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Good egg

A phone call came from the BBC mid-week, asking about an item I’d written on nitty-gritty. The day before, John Denham, the minister at the Home Office responsible for the police, had been attending a conference of the Police Federation of England and Wales. He used nitty-gritty in his speech. The Guardian reported that he had been told by conference members that it was one of a number of terms police forces have been told not to use, in this case because of its supposed links with the slave trade (though there are none).

What caused my eyebrows to move rapidly ceiling-wards was that the same report claimed conference members had told the minister that the police were also instructed not to use the phrase good egg, because it was too closely linked with egg and spoon, rhyming slang for coon, an offensive racial slur.

While sensitivity over language is not inherently bad, sometimes political correctness passes from needful consideration into a parallel world of misunderstanding and mealy-mouthedness. These days, it seems even PCs have to be PC. The chances of a British policeman using the phrase good egg in conversation with a member of the public is roughly the same as his pursuing an outfangthief or enforcing the rules on the right to turbary.

That’s because the phrase is an excellent example of dated slang — still to be found, but only as a self-conscious archaism that reeks of a kind of old-fashioned, class-ridden Britishness that is long extinct. It first appeared about 1900 as slang of the public school and university for somebody pleasant, agreeable, or trustworthy (and also as “an exclamation of enthusiastic approbation”, as the big Oxford English Dictionary puts it).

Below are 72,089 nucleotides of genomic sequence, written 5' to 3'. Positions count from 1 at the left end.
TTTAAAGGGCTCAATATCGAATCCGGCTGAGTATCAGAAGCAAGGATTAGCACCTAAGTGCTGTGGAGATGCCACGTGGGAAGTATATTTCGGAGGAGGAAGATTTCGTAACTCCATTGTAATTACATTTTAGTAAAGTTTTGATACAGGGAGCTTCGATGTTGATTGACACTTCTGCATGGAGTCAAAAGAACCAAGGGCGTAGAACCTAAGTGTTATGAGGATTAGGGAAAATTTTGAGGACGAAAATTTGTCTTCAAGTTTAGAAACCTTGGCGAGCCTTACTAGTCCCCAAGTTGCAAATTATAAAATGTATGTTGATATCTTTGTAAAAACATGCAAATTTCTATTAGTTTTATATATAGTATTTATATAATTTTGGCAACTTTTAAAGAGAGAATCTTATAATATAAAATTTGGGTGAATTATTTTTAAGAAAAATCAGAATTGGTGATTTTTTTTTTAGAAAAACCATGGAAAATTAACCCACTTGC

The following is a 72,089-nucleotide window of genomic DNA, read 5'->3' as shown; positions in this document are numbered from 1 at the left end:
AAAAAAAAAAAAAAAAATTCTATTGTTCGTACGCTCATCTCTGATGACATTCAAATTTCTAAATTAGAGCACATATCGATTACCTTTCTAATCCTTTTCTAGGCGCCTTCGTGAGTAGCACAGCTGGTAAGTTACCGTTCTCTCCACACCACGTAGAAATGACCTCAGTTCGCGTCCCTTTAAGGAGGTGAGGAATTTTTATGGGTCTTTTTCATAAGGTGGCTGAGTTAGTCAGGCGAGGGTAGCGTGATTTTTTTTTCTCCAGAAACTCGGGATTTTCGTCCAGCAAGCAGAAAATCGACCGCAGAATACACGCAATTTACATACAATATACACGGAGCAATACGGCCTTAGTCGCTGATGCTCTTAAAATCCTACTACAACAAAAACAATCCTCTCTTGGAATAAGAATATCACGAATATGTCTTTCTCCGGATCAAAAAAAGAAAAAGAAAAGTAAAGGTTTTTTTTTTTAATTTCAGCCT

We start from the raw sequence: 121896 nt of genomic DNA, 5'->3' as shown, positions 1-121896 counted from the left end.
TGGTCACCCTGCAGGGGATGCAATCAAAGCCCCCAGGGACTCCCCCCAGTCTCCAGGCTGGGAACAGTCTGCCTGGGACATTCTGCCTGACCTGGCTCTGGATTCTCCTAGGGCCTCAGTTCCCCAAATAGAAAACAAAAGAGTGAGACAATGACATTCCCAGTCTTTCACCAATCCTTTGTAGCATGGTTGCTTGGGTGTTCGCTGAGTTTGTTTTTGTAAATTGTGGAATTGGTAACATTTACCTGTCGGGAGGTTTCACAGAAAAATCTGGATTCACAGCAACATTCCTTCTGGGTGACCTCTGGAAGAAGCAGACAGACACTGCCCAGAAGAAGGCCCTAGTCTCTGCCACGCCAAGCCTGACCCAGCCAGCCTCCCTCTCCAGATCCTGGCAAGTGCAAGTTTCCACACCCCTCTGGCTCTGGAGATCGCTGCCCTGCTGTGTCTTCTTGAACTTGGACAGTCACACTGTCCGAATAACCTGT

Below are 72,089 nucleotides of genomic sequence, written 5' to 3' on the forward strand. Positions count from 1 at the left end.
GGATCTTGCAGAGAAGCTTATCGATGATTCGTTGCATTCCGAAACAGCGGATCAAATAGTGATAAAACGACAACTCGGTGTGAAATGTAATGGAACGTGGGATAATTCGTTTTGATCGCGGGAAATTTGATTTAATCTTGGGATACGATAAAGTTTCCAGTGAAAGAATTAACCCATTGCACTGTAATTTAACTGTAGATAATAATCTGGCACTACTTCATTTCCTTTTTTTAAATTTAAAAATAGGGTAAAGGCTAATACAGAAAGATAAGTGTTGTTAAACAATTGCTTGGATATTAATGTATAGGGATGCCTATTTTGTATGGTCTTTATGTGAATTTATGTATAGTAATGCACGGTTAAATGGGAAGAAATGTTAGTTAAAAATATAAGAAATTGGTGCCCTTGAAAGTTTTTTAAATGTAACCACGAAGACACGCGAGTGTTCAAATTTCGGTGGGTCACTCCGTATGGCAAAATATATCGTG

If you associate it with the late P G Wodehouse, that’s because he did much to popularise it, having presumably picked it up during his school days at Dulwich in the last years of the nineteenth century. He seems to have used it first in Something Fresh in 1915: “‘She isn’t going to sue me for breach?‘ ‘She never had any intention of doing so.’ The Hon. Frederick sank back on the pillows. ‘Good egg!’ he said with fervour.” But Wodehouse was pipped to the post in the literary immortality stakes by Rudyard Kipling, in his book Traffics and Discoveries of 1904.

Good egg was at first just a humorous inversion of bad egg, which is also public-school slang, but from half a century previously. A bad egg was as thoroughly nasty a person as the literal bad egg was unpleasant to encounter.

The matter became more convoluted the following morning, when John Denham wrote to the Guardian saying that he had checked most carefully and had established that there was no list of banned words in the police force. The Guardian report hadn’t said there was, but that officers could face a charge of breaching the codes on tolerance if anyone complained, a more subtle form of control that requires officers to self-censor every word (and yet still leaves them open to frivolous or malicious complaints).

Amid confusion and denials, the main loser here seems to be the English language.

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Copyright © Michael Quinion, 1996–. All rights reserved.
Page created 25 May 2002

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The English language is forever changing. New words appear; old ones fall out of use or alter their meanings. World Wide Words tries to record at least a part of this shifting wordscape by featuring new words, word histories, words in the news, and the curiosities of native English speech.

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Last modified: 25 May 2002.